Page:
The latest Congressional dispute over extended unemployment benefits is another case study in the hypocritical way in which our elected officials continually back the interests of the wealthy over those of average or disadvantaged Americans. As has become their standard response to any attempts by the Administration or Congressional Democrats to spend money to improve the lives of people who have lost jobs due to an ailing economy or property due to natural disasters, for instance, the GOP always to call for equivalent budget cuts somewhere else to balance the books. The somewhere else can never be revenue increases or cuts to other expenditures that affect the wealthy at all. Cuts must be to other programs helping the same people as the proposed increased spending is to be allocated for.
Congressional action (or more accurately – inaction) of late has been dominated by the GOP who are adamant in their demands for austerity for the poor and what remains of the middle class in order to preserve intact all the income and wealth inequality that has trickled upward steadily since the Reagan Administration. They come up with explanations for this policy direction which possess varying degrees of ingenuity and/or credibility among the American public, as may be seen in the results of many opinion polls. Telling tales that stretch the truth can only be viable for so long, and over three decades of failure of their policies to improve the economy or living standards of the vast majority of our people definitely has taken its toll on their perceived veracity..
Most recently, the claim has been put forth by Rand Paul and others that providing these extended unemployment benefits only encourages people to stay unemployed longer and serves as a disservice to the unemployed Those living in poverty on unemployment and other forms of assistance are expected to further tighten their belts and work harder to pull themselves out of their dire circumstances. We’ll let you give these long-term unemployed people assistance for awhile longer, but you have to decide if you want people to go hungry, homeless, without health insurance or with less educational assistance instead. We are maxed out on what the taxpayers can provide overall. The argument fails on so many levels it is ludicrous to think they even believe it themselves.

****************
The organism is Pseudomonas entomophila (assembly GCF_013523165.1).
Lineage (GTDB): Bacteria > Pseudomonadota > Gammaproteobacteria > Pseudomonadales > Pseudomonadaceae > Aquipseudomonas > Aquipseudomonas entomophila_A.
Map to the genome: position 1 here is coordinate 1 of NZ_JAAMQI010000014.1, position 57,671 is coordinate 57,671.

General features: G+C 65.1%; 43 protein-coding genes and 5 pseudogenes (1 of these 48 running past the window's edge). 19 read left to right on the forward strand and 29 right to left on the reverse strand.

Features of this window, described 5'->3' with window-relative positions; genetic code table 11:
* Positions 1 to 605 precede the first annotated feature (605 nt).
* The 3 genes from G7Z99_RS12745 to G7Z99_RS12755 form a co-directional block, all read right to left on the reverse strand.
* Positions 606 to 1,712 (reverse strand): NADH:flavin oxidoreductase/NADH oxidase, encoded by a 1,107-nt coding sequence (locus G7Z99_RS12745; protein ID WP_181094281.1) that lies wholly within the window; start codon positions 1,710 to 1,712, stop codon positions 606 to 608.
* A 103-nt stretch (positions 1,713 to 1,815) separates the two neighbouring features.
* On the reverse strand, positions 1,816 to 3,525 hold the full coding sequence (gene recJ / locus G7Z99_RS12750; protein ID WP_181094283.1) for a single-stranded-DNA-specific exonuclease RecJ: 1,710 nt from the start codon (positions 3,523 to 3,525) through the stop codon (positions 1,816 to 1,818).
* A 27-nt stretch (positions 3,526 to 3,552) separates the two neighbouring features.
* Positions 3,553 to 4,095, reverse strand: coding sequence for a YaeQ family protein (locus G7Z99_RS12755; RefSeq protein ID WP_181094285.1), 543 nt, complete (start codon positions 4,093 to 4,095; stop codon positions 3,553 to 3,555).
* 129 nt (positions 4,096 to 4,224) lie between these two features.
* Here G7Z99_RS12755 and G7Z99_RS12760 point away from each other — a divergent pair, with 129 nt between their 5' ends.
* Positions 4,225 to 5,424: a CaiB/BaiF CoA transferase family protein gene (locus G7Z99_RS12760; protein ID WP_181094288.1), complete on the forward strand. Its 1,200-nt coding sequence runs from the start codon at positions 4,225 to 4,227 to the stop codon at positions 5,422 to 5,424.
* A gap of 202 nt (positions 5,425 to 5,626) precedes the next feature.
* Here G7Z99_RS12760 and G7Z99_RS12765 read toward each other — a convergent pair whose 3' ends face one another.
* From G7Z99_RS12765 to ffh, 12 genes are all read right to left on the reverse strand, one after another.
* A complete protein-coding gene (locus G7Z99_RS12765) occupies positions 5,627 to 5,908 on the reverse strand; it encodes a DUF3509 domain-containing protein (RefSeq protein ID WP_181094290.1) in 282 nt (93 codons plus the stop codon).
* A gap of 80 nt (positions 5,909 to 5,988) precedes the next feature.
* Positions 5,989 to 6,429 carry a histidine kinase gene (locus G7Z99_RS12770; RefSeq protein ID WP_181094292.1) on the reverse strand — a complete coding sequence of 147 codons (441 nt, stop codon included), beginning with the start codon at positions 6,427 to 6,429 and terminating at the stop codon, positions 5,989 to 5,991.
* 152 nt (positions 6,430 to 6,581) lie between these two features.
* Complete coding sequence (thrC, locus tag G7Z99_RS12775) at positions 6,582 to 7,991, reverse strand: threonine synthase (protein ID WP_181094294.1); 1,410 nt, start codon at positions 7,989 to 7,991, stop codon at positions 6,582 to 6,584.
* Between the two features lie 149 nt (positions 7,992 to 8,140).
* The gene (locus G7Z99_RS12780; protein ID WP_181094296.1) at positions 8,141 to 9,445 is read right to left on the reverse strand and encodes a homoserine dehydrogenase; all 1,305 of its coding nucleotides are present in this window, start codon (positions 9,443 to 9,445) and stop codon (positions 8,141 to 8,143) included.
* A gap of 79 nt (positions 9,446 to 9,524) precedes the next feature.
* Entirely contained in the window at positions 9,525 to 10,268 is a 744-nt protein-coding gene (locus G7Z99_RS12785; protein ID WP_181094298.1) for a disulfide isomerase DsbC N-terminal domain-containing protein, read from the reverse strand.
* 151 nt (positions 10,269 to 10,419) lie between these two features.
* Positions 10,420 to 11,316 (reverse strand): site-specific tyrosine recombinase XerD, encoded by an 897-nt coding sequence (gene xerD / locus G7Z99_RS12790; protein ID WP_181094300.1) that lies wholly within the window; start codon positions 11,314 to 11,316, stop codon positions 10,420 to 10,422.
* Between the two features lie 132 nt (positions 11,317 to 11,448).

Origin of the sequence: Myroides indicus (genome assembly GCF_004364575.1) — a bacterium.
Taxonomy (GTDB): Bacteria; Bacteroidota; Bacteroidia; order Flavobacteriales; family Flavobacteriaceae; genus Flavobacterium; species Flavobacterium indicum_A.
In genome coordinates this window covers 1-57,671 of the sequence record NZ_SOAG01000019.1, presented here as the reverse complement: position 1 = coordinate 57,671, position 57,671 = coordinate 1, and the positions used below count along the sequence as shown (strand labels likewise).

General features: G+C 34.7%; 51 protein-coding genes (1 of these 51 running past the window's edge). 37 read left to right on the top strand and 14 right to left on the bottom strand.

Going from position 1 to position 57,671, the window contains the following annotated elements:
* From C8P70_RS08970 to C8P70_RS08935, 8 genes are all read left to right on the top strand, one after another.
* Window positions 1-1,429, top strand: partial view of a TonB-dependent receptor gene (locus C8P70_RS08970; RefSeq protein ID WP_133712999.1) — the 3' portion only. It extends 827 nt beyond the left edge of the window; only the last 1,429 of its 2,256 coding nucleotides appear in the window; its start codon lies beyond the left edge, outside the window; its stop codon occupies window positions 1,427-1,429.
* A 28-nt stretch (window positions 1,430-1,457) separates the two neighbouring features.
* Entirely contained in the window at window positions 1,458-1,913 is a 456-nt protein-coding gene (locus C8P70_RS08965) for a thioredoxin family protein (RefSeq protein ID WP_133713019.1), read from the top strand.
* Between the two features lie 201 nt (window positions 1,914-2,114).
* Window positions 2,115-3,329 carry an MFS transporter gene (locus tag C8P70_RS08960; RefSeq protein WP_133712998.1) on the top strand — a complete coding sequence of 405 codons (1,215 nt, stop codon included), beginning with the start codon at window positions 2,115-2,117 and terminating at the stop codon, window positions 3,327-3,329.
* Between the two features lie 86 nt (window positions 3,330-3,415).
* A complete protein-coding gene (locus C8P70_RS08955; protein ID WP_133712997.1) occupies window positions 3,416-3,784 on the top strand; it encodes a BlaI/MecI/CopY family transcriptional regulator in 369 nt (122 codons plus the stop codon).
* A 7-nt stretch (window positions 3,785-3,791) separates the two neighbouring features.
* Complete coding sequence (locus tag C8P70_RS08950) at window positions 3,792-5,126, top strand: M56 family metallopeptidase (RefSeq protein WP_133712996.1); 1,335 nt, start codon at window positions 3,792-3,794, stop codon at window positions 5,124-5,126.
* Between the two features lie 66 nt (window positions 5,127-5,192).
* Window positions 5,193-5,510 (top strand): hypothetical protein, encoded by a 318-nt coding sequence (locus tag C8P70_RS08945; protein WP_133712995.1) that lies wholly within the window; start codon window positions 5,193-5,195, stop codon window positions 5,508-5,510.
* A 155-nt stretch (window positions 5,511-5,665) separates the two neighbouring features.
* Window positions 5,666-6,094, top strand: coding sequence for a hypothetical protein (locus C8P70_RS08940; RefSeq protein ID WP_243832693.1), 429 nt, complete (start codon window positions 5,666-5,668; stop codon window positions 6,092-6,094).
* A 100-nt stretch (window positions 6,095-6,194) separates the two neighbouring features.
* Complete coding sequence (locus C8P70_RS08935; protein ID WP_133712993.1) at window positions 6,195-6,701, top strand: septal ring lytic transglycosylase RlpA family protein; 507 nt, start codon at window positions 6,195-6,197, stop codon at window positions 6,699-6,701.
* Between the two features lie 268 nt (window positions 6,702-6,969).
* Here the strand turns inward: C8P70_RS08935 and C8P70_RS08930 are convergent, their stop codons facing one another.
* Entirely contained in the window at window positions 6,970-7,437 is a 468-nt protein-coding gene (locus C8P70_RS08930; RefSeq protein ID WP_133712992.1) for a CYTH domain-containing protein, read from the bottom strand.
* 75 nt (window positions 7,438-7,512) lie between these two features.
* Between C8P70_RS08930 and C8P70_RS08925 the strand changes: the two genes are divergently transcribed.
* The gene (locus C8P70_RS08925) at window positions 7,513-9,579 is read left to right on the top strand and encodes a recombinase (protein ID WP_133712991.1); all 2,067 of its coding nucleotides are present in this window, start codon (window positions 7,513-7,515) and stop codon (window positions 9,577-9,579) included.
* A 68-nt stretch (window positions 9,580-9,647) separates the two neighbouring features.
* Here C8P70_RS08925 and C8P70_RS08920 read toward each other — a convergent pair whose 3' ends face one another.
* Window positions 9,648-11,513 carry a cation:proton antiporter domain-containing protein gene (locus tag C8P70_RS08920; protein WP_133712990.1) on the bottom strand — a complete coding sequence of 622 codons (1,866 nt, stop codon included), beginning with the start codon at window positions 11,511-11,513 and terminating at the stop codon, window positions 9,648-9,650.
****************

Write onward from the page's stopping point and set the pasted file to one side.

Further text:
To make matters worse, they call on Democrats to come up with ways to improve job availability along with the overall economy, as if no proposals to that effect have been made in Congress and shelved by the GOP ever since they took control of the House. In fact, they have taken every opportunity to refuse to take action that was designed to stimulate the economy and create new jobs. Furthermore, by causing the shutdown of the federal government last October, they cost the economy an estimated $24 billion – money that was not offset by other budget cuts. Revenue cuts caused by such actions as the Bush tax cuts that benefited primarily the wealthy were never offset but budget cuts. The wars in Iraq and Afghanistan were never offset either by tax increases or other budget cuts, either. Apparently, only debt increases to improve the lot of the wealthy or to conduct foreign wars of aggression are permitted under the GOP philosophy. Having a Republican in the White House also covers a number of budgetary sins, at least as far as they are concerned.